#OnThisDay in 1864, the northern half of General Ulysses S. Grant’s Sixth Offensive played out in the Battle of Fair Oaks and Darbytown Road, also known as the Second Battle of Fair Oaks.
General Grant instructed Benjamin Butler, commander of the Army of the James, to operate against the Confederates defending Richmond. Stressing the importance of pushing the Confederates left and avoiding any attacks against entrenchments, Butler’s objective was to draw off as many men as possible, forcing them to the north side of the James. The idea was that this would have allowed the Army of the Potomac to gain ground southwest of Petersburg - a strategy Grant employed numerous times before with varied success.
On October 27th, Butler’s Army of the James fought hard in an attempt to turn the left flank of the Confederate line guarding Richmond. The Tenth Corps probed slightly to the right and moved from the New Market Road onto the Darbytown Road to mask the main attack. The main attack was taken by the Eighteenth Corps, moving far to the right onto the Williamsburg Road and delving west.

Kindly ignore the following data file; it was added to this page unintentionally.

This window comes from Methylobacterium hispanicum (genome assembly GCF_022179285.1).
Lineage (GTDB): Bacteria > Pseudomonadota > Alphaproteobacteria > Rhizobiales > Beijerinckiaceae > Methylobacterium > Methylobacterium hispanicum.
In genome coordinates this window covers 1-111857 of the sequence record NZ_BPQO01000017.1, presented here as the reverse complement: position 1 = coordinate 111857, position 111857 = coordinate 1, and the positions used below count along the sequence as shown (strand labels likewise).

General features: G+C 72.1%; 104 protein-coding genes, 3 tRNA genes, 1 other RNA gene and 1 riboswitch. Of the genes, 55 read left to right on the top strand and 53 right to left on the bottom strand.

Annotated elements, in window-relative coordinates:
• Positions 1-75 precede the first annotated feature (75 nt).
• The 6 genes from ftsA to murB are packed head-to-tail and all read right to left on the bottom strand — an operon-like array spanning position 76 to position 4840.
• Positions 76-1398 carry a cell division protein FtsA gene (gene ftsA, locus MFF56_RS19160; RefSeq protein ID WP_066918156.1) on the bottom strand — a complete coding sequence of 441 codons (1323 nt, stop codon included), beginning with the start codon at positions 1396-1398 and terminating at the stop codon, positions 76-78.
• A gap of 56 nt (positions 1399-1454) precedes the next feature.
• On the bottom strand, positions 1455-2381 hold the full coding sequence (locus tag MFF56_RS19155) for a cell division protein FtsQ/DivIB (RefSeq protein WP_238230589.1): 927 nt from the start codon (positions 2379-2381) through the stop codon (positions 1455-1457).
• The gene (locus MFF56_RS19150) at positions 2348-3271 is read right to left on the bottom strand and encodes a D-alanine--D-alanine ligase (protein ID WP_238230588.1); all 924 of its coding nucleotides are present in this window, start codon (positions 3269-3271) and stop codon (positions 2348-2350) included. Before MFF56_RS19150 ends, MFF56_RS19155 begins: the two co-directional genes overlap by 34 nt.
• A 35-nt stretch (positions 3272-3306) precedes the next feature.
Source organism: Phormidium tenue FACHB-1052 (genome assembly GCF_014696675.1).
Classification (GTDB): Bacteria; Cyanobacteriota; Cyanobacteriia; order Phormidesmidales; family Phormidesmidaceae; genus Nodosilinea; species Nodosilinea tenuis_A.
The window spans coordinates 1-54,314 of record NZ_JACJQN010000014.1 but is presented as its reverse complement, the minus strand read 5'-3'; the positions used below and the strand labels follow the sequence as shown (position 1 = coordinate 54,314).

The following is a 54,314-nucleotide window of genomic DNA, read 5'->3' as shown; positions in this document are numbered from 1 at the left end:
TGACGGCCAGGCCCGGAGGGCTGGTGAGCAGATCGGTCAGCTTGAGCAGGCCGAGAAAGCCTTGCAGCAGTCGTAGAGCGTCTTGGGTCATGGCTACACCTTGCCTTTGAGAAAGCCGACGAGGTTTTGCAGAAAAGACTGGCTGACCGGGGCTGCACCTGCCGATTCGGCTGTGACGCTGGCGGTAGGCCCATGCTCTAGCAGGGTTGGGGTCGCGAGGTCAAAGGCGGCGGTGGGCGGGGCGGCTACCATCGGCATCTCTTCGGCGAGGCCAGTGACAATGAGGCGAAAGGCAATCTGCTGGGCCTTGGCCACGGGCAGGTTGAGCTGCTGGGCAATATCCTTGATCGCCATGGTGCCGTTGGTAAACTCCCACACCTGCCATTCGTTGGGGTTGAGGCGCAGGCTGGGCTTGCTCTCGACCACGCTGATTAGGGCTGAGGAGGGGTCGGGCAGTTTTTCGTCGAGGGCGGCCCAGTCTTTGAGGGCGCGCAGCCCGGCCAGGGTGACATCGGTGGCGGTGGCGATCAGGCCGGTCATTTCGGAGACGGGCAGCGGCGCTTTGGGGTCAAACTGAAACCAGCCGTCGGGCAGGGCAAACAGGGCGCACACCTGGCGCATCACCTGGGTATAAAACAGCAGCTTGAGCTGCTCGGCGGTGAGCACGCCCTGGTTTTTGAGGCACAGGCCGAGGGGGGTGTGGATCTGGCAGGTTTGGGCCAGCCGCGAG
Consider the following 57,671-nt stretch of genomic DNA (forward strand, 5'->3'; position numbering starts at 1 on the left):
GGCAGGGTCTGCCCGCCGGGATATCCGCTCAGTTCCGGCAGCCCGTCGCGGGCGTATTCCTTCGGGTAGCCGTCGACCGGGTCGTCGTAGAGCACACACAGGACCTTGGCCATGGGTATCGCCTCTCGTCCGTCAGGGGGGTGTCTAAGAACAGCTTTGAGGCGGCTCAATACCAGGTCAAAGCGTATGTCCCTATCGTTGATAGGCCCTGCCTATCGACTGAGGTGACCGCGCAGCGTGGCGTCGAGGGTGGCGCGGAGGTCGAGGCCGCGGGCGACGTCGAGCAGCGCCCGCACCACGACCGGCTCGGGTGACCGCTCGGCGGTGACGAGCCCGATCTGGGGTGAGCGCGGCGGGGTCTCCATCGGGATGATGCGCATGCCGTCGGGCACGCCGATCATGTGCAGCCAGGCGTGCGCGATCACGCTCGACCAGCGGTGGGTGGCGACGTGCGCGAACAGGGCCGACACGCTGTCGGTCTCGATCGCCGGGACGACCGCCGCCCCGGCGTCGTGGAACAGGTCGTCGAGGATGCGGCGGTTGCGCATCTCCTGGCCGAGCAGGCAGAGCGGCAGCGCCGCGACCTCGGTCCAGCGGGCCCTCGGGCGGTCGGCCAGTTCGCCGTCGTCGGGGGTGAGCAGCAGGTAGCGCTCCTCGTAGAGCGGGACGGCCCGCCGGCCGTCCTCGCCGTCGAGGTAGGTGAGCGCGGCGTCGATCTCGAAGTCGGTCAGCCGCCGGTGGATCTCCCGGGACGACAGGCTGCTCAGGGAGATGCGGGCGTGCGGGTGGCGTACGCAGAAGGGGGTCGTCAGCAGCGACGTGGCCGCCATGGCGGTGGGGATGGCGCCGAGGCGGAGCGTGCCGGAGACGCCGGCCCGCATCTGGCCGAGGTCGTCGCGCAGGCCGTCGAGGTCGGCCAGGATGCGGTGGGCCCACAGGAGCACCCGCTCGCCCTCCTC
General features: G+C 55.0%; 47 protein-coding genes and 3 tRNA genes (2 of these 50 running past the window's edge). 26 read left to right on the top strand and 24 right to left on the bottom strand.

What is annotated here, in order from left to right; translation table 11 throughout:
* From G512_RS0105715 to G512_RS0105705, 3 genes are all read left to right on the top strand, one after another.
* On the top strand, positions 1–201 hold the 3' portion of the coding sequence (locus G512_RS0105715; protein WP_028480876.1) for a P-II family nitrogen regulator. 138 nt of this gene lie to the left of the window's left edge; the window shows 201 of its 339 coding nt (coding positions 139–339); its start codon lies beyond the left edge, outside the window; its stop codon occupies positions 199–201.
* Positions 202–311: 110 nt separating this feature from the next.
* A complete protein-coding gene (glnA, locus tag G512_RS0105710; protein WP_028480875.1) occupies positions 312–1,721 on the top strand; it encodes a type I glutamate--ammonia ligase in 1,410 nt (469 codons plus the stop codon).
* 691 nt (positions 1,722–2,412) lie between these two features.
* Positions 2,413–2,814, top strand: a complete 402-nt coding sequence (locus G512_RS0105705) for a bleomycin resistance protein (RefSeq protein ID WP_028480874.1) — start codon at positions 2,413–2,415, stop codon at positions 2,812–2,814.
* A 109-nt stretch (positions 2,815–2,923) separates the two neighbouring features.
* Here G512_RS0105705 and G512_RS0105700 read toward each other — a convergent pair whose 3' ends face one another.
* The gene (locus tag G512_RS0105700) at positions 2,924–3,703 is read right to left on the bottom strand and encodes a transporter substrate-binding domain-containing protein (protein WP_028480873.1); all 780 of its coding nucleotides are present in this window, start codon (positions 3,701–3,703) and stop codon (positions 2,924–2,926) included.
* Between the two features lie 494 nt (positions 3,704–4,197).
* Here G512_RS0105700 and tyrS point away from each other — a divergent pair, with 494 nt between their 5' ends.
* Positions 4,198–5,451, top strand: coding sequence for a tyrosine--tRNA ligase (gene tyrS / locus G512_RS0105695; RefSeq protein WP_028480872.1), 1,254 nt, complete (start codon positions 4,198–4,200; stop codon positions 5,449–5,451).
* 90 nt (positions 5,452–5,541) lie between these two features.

The Tenth Corps explored the more established Confederate lines near the Darbytown Road, and under pressure for results, made an ill-conceived attack that was predictably disastrous, and didn’t even hold the Confederates’ whole attention. Confederate LTG James Longstreet ordered Field’s division from the First Corps to march quickly to the left towards Williamsburg Road in an effort to prevent that flank from being turned. Components of the division arrived in time to fight off the Union attack by the two divisions of the Eighteenth Corps.
Ill-conceived and unnecessary, the assault was accompanied by the Eighteenth Corps attack, in which elements of the all-Black 3rd Division assaulted northwest down the Nine Mile Road, eventually coming upon Gary’s Cavalry Brigade. The Confederates drove off the attack and when everything was said and done, the Eighteenth Corps lost over 1,000 men to uncoordinated attacks.
In the end, it was a bloody disaster for Butler. The Army of the James lost over 1,600 men, compared to the 100 their Confederate counterparts endured. The endeavor, and Butler’s inability to listen to direct orders, cost 1,603 Union and about 100 Confederate casualties. Although a Freeman marker stands on the site along Williamsburg Road, the grounds were unfortunately lost to development.
Learn more about the 1st and 2nd Battle of Fair Oaks: https://bit.ly/34wzN4v